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In an exclusive interview with ParentCircle, Nobel Peace Prize winner, Kailash Satyarthi, talks about his success and his crusade against child labour in India.
When Kailash Satyarthi, the man behind the relentless crusade to save children from exploitation, was awarded the Nobel Peace Prize for 2014, it was an early Diwali gift for India.
Satyarthi, who runs the NGO, Bachpan Bachao Aandolan (Save Childhood Movement), is only the second Indian after Mother Teresa to win the coveted prize. As the world chased him for the elusive quote, his website crashed but not his spirit. The 60-year-old child rights activist handled the media frenzy with enormous patience, a trait that makes him so dear to children from over 100 countries.
When ParentCircle contacted him for a freewheeling chat, Satyarthi was very excited to be talking to a magazine that is very close to his favorite subject, children.
PC: This is a very proud moment for you and for India. What was your reaction the moment you realized you won the Nobel Prize?
KS: The first reaction? Well, I wondered if I had done enough to get this award. But yes, it did make me feel very happy. More importantly, it made me realize that this is just the beginning of a long journey ahead. It is an honor not just for me but for all the Indians who have supported me in this crusade. Children, parents, schools, colleges, my staff members and everyone associated with my project deserves all the credit for this special moment.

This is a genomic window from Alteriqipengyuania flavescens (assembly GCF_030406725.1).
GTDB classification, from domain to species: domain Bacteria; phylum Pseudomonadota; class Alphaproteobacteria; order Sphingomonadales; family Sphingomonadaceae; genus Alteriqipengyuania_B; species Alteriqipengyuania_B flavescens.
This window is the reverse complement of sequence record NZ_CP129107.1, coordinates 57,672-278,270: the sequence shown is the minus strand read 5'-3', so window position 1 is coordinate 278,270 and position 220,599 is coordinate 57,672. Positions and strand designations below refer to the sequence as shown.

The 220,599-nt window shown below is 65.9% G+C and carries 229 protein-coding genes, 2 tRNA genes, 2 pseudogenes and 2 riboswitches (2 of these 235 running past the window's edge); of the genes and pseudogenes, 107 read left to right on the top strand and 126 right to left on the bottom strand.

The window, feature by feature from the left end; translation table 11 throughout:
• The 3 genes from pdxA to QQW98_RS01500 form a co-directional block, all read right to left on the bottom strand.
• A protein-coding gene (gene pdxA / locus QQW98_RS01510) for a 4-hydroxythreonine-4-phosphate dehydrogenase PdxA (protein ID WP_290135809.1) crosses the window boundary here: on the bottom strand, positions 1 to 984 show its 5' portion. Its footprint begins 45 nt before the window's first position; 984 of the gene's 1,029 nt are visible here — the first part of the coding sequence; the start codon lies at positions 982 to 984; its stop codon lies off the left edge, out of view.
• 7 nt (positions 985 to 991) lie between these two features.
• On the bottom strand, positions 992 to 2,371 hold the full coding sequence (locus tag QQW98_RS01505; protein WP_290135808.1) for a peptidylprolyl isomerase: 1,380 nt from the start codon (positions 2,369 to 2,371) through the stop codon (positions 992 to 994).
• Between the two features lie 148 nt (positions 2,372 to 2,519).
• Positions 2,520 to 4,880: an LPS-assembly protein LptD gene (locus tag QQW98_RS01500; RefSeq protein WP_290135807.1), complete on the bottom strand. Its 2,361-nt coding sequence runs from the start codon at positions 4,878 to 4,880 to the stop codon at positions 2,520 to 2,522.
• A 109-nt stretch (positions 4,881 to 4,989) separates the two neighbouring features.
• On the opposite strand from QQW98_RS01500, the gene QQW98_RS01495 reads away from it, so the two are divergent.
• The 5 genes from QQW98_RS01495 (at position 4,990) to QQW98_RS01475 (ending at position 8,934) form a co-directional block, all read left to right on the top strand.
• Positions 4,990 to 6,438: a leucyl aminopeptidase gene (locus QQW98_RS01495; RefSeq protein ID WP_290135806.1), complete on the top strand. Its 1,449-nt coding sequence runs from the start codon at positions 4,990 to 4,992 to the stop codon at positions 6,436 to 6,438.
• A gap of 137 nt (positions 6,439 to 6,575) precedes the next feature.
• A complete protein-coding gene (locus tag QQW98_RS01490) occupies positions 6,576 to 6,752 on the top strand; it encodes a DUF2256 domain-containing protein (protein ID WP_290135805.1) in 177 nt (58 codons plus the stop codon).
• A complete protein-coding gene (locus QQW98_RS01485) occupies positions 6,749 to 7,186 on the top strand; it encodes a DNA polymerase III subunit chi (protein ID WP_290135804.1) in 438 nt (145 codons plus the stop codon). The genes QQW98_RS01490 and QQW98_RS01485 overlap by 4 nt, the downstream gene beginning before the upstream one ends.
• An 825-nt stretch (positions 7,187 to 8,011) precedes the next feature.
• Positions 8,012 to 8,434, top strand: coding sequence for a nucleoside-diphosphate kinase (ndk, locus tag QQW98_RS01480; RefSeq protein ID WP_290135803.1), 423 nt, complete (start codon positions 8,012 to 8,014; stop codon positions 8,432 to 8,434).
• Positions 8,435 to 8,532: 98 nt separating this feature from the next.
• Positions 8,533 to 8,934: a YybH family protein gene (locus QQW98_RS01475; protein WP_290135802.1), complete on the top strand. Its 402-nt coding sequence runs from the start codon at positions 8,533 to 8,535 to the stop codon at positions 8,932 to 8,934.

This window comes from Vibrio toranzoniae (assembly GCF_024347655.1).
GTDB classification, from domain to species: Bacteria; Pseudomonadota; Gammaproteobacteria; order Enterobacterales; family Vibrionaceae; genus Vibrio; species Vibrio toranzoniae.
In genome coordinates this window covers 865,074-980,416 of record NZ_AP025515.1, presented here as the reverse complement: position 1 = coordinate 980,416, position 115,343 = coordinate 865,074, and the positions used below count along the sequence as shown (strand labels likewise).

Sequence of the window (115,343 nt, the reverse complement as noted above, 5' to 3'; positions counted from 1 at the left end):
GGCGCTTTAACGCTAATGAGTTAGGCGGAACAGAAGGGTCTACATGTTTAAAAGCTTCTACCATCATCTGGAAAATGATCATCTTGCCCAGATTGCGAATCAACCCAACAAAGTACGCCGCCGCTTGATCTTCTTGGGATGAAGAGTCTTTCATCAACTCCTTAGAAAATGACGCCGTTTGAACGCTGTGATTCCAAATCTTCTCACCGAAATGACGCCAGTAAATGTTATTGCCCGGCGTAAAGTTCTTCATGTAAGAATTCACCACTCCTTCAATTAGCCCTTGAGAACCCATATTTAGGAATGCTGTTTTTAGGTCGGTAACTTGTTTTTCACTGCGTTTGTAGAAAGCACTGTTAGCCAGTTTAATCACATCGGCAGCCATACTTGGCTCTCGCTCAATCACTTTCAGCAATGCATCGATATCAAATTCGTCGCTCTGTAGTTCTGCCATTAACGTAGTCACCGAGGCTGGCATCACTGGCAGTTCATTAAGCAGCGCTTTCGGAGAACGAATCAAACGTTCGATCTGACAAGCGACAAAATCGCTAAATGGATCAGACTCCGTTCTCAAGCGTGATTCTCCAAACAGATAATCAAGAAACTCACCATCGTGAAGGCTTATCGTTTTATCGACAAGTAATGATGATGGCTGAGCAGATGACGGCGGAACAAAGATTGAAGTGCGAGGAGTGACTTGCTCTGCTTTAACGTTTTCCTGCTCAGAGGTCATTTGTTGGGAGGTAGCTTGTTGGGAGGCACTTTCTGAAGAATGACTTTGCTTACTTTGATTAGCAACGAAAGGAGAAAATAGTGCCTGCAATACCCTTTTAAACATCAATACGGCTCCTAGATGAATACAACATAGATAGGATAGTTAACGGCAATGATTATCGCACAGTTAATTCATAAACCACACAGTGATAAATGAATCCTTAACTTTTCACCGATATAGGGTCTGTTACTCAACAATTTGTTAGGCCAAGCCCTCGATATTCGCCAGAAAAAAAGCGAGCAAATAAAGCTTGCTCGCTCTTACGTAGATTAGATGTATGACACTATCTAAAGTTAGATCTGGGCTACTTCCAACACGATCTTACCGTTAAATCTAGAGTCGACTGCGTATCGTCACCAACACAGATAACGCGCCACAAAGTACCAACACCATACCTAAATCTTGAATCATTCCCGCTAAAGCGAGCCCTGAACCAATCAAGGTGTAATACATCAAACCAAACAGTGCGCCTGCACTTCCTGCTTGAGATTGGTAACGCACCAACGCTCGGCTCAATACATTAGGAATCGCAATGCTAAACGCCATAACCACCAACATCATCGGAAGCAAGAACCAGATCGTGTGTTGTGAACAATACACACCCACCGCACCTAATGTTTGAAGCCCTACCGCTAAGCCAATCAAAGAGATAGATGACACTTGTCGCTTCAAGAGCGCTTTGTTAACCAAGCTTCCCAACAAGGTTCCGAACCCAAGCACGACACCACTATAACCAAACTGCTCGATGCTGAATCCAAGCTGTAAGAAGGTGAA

PC: In a country like India, is it easy to be a child-rights activist?
KS: It has to do with compassion for children. I was 6 when I was struck by something really hard. I was on my way to school and suddenly came across a father-son duo working as cobblers. When I looked at that kid, I told myself - Here I was, with all the things a schoolboy should get, and there he was, struggling to make ends meet at such a young age.
I was angry that day, yes I was. My anger increased when I heard what the father of that little child had to say. "We people are born to work," he said with a resigned look on his face.
I just couldn't come to terms with what I saw there. I decided then that I wanted to grow up and do something for such children. In 1980, I gave up my job as a teacher and founded the organization, Bachpan Bachao Aandolan.
PC: What's your take on child slavery? Are people more educated on that front today than they were before, say 20 years ago?
KS: Things have definitely improved and with more awareness, we can gradually work towards eradicating child slavery completely. In this regard, I would like to talk about the November End Child Slavery Week. This is an annual event that places a strong emphasis on individuals and organizations coming together to get rid of the child slavery mess. We need to work towards the inclusion of the abolition of child slavery into sustainable development.
PC: Is there a correlation between the education system and child exploitation?